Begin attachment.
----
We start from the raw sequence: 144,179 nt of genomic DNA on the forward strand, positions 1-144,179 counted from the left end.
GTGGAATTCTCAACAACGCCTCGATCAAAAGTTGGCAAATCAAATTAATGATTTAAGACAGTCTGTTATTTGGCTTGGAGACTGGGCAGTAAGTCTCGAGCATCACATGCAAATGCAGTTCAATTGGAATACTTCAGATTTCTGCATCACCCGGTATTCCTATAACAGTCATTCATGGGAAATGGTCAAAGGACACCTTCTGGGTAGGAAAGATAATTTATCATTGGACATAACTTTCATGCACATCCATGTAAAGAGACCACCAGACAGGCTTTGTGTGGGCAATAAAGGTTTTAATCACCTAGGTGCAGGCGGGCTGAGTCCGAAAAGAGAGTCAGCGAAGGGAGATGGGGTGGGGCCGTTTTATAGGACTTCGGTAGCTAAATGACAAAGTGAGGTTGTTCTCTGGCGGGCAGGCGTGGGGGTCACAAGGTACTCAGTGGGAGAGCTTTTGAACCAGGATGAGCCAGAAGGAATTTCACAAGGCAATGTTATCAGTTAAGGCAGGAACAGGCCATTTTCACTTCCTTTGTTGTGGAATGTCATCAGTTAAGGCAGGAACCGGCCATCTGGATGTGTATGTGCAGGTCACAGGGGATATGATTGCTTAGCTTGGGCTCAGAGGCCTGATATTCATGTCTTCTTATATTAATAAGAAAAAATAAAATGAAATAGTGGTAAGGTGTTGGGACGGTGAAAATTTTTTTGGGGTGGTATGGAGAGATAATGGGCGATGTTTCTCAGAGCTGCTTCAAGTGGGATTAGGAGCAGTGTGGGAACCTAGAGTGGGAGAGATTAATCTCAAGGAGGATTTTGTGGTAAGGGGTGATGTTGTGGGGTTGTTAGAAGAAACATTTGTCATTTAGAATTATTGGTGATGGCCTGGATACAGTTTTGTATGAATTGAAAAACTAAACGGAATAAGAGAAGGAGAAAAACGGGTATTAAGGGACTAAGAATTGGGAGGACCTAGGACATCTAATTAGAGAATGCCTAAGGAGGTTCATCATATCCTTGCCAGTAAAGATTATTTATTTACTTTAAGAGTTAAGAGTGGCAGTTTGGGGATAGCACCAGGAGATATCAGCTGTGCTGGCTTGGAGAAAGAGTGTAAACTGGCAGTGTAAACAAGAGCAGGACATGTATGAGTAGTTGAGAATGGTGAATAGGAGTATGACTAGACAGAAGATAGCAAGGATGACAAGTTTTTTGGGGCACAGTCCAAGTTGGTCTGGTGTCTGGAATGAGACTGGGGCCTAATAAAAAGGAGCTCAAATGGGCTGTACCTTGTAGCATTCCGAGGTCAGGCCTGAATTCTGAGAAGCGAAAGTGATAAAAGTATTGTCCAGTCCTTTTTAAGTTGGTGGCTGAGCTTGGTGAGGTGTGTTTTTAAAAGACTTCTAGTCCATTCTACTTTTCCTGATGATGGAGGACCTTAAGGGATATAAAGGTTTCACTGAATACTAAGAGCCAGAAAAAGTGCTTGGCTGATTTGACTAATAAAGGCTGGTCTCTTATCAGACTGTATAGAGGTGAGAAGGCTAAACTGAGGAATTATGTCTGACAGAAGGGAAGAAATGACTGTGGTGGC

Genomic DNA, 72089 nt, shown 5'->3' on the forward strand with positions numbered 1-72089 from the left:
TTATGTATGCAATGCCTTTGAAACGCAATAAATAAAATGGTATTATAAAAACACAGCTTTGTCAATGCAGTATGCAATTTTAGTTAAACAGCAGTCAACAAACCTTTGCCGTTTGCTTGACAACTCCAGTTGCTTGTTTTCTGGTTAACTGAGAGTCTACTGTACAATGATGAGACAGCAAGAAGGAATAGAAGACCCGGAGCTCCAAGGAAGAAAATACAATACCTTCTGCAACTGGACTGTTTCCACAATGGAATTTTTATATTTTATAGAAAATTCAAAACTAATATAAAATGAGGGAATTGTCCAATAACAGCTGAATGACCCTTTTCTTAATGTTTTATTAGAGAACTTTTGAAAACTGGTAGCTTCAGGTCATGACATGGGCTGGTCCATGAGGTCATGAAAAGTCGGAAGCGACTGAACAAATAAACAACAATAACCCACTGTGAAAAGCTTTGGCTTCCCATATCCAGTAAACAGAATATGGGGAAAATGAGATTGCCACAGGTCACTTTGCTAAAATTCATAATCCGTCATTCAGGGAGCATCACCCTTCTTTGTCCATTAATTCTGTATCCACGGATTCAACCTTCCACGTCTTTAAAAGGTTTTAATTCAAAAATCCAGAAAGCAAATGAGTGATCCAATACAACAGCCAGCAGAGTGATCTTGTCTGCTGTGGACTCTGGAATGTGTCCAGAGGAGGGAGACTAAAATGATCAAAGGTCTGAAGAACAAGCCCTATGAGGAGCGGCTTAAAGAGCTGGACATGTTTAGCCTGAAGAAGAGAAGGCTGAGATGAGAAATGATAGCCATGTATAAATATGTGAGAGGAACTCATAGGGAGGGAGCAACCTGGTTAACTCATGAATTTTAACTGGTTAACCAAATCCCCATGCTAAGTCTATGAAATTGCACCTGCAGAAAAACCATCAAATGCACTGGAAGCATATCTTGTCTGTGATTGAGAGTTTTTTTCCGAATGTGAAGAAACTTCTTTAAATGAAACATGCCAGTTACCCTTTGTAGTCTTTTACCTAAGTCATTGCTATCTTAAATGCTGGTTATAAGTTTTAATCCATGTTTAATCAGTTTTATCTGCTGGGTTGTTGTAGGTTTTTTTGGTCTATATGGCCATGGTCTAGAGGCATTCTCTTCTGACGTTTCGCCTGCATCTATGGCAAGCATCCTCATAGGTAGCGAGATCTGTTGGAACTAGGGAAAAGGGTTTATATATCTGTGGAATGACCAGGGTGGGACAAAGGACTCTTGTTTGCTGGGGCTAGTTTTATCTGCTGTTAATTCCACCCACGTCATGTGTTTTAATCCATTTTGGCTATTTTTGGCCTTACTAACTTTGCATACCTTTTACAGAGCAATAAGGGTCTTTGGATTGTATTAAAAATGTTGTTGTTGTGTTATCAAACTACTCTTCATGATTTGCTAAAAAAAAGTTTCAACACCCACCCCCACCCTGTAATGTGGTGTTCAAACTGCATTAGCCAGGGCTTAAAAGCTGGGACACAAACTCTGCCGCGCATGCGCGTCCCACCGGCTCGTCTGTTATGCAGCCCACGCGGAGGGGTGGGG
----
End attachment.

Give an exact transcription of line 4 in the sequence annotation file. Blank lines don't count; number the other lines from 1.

TTATGTATGCAATGCCTTTGAAACGCAATAAATAAAATGGTATTATAAAAACACAGCTTTGTCAATGCAGTATGCAATTTTAGTTAAACAGCAGTCAACAAACCTTTGCCGTTTGCTTGACAACTCCAGTTGCTTGTTTTCTGGTTAACTGAGAGTCTACTGTACAATGATGAGACAGCAAGAAGGAATAGAAGACCCGGAGCTCCAAGGAAGAAAATACAATACCTTCTGCAACTGGACTGTTTCCACAATGGAATTTTTATATTTTATAGAAAATTCAAAACTAATATAAAATGAGGGAATTGTCCAATAACAGCTGAATGACCCTTTTCTTAATGTTTTATTAGAGAACTTTTGAAAACTGGTAGCTTCAGGTCATGACATGGGCTGGTCCATGAGGTCATGAAAAGTCGGAAGCGACTGAACAAATAAACAACAATAACCCACTGTGAAAAGCTTTGGCTTCCCATATCCAGTAAACAGAATATGGGGAAAATGAGATTGCCACAGGTCACTTTGCTAAAATTCATAATCCGTCATTCAGGGAGCATCACCCTTCTTTGTCCATTAATTCTGTATCCACGGATTCAACCTTCCACGTCTTTAAAAGGTTTTAATTCAAAAATCCAGAAAGCAAATGAGTGATCCAATACAACAGCCAGCAGAGTGATCTTGTCTGCTGTGGACTCTGGAATGTGTCCAGAGGAGGGAGACTAAAATGATCAAAGGTCTGAAGAACAAGCCCTATGAGGAGCGGCTTAAAGAGCTGGACATGTTTAGCCTGAAGAAGAGAAGGCTGAGATGAGAAATGATAGCCATGTATAAATATGTGAGAGGAACTCATAGGGAGGGAGCAACCTGGTTAACTCATGAATTTTAACTGGTTAACCAAATCCCCATGCTAAGTCTATGAAATTGCACCTGCAGAAAAACCATCAAATGCACTGGAAGCATATCTTGTCTGTGATTGAGAGTTTTTTTCCGAATGTGAAGAAACTTCTTTAAATGAAACATGCCAGTTACCCTTTGTAGTCTTTTACCTAAGTCATTGCTATCTTAAATGCTGGTTATAAGTTTTAATCCATGTTTAATCAGTTTTATCTGCTGGGTTGTTGTAGGTTTTTTTGGTCTATATGGCCATGGTCTAGAGGCATTCTCTTCTGACGTTTCGCCTGCATCTATGGCAAGCATCCTCATAGGTAGCGAGATCTGTTGGAACTAGGGAAAAGGGTTTATATATCTGTGGAATGACCAGGGTGGGACAAAGGACTCTTGTTTGCTGGGGCTAGTTTTATCTGCTGTTAATTCCACCCACGTCATGTGTTTTAATCCATTTTGGCTATTTTTGGCCTTACTAACTTTGCATACCTTTTACAGAGCAATAAGGGTCTTTGGATTGTATTAAAAATGTTGTTGTTGTGTTATCAAACTACTCTTCATGATTTGCTAAAAAAAAGTTTCAACACCCACCCCCACCCTGTAATGTGGTGTTCAAACTGCATTAGCCAGGGCTTAAAAGCTGGGACACAAACTCTGCCGCGCATGCGCGTCCCACCGGCTCGTCTGTTATGCAGCCCACGCGGAGGGGTGGGG